Network Marketing

Amazing Network Marketing for Weddings

Transition from a JOB to Network Marketing Can Be Challenging

If you ask a large number of people to create their ultimate business or career in detail, listing the specific things they would like to have and things they would like to avoid, they would most likely have lists that look similar to the ones below:


Positive atmosphere – Great product/service – Unlimited income – Residual income – Enjoy the people with whom you work – Time freedom – Work is something meaningful – Room for personal growth – Lots of perks – International opportunities – Contribution to worthy causes – Low risk – Low start-up costs – Economy-proof – Tax benefits – Fun!


Boss – Commuting – Alarm clocks – Work schedules – Other employees – Politics, cliques, & compromises – Discrimination – Educational requirements – Lack of benefits – Lack of training – Lack of advancement – Lack of appreciation/respect – Lack of challenge – Lack of support – Not enough pay – Don’t enjoy work duties – No fun!

Since most of us already know what a JOB is, I would also like to explain what Network Marketing is (and isn’t), so we are absolutely clear about our subject. We will begin this overview with a definition of some of the basic marketing terms:


Simply means the moving of a product/service from the manufacturer or provider to the consumer.

Retail Sales:

This is what most people think of as ‘selling’. This is includes product sales from retail stores, groceries, department stores, drug stores, etc.

Direct Sales:

This usually includes product or service demonstrations or door-to-door sales for items such as insurance, cookware, encyclopedias, Fuller Brush, Avon products, as well as home parties for things such as Tupperware, jewelry, scrapbooking, etc. Direct sales may also be done by mail order. With direct selling companies, you work for that company. If you decide to quit and move to another area, you have to start all over.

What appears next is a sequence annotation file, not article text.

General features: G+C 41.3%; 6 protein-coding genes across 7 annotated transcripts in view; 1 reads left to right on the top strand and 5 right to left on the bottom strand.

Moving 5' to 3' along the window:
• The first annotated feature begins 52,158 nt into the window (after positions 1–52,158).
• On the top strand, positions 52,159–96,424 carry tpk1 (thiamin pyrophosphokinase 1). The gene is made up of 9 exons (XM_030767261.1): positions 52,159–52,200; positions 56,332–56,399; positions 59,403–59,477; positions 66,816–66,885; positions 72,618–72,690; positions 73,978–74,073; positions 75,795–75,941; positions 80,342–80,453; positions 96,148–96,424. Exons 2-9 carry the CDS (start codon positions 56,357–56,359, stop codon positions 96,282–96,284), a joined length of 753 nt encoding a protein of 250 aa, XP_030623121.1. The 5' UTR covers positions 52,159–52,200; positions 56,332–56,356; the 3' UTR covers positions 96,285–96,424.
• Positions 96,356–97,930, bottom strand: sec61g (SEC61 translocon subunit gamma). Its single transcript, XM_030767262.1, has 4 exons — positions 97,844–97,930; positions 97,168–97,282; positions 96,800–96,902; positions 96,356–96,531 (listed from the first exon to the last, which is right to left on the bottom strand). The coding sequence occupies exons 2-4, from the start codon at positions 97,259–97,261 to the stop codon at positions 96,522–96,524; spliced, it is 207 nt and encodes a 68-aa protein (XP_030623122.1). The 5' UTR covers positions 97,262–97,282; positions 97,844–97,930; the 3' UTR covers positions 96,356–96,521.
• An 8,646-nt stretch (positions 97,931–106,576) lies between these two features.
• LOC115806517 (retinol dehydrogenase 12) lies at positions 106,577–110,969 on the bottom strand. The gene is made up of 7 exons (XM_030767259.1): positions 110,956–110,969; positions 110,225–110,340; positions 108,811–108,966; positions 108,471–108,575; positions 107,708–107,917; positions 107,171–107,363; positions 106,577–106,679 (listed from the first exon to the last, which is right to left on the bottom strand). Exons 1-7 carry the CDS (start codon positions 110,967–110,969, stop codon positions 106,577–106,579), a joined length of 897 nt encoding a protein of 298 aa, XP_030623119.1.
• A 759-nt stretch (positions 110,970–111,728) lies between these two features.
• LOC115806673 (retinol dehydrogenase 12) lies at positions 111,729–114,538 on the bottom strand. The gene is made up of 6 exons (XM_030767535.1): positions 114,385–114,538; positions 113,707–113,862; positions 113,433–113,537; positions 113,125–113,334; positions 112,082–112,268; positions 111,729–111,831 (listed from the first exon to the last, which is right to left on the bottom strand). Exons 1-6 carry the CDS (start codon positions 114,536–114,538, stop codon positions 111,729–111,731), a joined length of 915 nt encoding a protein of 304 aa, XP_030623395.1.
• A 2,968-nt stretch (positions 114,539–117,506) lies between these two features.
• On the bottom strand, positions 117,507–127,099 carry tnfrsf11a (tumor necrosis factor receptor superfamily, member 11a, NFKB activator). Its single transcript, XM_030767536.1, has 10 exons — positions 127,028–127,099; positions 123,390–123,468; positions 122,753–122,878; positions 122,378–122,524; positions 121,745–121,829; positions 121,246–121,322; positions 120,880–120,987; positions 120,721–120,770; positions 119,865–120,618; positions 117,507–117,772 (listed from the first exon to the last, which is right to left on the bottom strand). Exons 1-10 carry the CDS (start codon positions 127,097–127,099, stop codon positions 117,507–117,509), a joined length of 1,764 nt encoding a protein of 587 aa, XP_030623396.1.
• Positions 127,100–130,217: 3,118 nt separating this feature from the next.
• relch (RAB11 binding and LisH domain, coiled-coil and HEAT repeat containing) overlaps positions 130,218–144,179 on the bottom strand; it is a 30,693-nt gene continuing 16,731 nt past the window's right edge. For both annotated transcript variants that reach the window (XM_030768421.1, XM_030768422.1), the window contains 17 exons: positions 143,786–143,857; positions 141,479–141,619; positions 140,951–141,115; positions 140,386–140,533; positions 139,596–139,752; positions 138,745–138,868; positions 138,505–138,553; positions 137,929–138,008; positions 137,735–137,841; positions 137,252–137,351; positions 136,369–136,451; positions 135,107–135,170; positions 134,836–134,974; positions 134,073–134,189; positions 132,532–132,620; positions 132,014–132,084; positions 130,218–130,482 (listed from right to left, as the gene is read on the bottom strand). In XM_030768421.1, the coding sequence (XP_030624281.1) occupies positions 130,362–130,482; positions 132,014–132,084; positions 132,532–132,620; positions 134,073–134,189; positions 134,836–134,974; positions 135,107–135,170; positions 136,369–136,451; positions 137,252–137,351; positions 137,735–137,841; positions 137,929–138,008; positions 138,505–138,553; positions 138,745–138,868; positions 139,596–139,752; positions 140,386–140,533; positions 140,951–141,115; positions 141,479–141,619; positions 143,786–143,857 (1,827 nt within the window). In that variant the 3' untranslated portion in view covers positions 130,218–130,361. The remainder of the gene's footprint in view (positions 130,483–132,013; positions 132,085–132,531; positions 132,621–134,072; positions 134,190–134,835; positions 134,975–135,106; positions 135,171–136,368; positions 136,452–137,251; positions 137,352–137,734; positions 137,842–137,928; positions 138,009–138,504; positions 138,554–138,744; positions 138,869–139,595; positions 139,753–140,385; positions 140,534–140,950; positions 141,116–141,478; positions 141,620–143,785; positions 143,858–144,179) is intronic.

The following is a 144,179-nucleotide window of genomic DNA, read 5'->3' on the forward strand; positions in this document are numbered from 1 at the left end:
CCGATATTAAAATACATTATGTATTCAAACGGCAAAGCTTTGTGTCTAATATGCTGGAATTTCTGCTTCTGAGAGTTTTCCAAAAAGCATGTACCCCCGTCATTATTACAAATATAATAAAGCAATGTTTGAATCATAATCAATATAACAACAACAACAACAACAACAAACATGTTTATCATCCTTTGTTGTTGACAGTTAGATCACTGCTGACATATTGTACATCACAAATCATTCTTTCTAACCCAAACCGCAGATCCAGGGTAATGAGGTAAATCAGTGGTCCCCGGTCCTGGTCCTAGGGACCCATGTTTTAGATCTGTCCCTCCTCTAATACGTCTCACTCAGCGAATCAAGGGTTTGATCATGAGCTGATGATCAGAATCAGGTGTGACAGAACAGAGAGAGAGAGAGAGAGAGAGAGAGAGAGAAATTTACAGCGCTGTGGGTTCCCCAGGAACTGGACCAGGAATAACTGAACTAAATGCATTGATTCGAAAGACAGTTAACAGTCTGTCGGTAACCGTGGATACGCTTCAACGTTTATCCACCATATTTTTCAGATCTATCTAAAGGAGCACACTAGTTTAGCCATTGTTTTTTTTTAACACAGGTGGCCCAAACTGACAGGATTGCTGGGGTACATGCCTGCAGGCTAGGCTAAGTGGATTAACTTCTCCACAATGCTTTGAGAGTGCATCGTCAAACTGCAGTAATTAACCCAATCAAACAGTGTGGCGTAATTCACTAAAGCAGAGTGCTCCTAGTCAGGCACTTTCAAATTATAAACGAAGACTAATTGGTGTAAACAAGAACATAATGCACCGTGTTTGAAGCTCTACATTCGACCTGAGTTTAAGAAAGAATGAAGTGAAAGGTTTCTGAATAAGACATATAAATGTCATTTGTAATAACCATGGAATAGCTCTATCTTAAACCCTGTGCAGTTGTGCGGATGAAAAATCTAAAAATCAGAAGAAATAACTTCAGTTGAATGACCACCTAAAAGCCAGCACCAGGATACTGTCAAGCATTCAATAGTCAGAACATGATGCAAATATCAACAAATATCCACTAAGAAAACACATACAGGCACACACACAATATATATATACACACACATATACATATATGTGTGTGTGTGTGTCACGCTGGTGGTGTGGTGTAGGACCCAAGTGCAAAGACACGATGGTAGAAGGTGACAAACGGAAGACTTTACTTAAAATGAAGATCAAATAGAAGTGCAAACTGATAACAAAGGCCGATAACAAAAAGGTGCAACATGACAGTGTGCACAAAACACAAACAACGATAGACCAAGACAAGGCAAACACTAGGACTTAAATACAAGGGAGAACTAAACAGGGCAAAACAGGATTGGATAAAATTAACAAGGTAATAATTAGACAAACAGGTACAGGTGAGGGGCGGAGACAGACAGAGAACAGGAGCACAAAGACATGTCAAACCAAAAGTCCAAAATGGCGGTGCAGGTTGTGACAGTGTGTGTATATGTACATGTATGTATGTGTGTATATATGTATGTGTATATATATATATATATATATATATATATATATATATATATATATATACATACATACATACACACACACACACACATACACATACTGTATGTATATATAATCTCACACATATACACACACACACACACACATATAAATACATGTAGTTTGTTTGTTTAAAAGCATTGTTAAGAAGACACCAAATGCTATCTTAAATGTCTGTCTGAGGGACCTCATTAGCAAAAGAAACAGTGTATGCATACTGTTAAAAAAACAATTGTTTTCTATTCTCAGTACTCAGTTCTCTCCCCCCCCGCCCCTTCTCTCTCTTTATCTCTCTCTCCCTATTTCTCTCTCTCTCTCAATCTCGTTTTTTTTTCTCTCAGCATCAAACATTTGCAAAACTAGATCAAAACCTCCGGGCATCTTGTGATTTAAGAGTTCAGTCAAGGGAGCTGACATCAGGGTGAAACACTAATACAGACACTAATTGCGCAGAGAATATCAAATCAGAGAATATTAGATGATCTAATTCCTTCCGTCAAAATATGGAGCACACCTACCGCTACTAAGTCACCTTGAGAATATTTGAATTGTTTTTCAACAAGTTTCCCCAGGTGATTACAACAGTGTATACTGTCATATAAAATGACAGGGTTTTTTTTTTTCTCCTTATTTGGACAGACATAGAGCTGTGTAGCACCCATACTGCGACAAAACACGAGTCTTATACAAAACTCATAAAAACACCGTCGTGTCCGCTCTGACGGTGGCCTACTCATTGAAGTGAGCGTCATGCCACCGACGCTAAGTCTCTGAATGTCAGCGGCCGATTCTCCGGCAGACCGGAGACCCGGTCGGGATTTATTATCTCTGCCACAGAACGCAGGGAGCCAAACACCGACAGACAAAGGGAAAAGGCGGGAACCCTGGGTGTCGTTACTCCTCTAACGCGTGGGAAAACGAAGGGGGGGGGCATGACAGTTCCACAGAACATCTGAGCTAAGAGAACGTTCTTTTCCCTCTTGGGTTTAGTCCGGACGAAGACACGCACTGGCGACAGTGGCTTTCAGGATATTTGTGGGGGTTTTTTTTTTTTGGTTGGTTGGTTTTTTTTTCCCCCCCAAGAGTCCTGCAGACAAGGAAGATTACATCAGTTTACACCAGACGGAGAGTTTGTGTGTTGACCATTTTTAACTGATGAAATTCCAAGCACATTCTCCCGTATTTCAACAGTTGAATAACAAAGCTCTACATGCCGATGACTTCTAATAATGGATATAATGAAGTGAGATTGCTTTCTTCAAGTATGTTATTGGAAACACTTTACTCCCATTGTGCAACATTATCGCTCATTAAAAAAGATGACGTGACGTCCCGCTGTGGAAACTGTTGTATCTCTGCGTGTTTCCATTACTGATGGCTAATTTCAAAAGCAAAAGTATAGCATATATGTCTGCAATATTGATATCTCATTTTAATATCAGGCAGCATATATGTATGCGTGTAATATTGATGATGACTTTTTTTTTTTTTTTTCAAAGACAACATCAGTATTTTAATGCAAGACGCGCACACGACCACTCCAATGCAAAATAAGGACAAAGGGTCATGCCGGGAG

Network Marketing:

This type of marketing is sometimes referred to as ‘Multi-level Marketing’ (MLM). It is all about moving products and services by building relationships with others (networking). The main difference in Network Marketing and the other types of sales above is that in Network Marketing, you are in business for yourself… not by yourself… providing products and/or services to others.

If you choose to build this type of business with the company who sponsored you, in most cases if you move to another area you can resume building your network without losing the volume of the group that you left behind. In most Network Marketing companies, you are either buying products and/or services from the company you represent at wholesale prices and then providing them to your customers at a retail price (the difference being your profit), OR you are personally trying the products/services yourself and then sharing their benefits with others. Then they can purchase them through your company… usually at a lower price than they are currently paying. You are then paid a percentage on your use as well as on their continued use of those products/services.

When you build your own business by sponsoring and training other motivated persons like yourself, you build a ‘network’ through which to channel the movement of your products and/or services. The money made in this type of opportunity can be life-changing and is primarily made through the network-building activities. But large bonuses and outstanding residual income also comes from the product and service offerings. You get paid over and over for products/services you only had to provide once! Note: if you are operating out of your home, there can also be substantial tax breaks.

Multi-level Marketing (MLM):

This is the older term previously used for what is now referred to as Network Marketing above. It refers to a system of compensation provided to persons on more than one level who are causing the product to move or the service to be provided. (Some of the illegal ‘pyramid schemes’ discussed below and chain distribution schemes/letters have tried to pass themselves off as MLM companies, which has created a great amount of confusion and incorrect assumptions.)

 February 22nd, 2016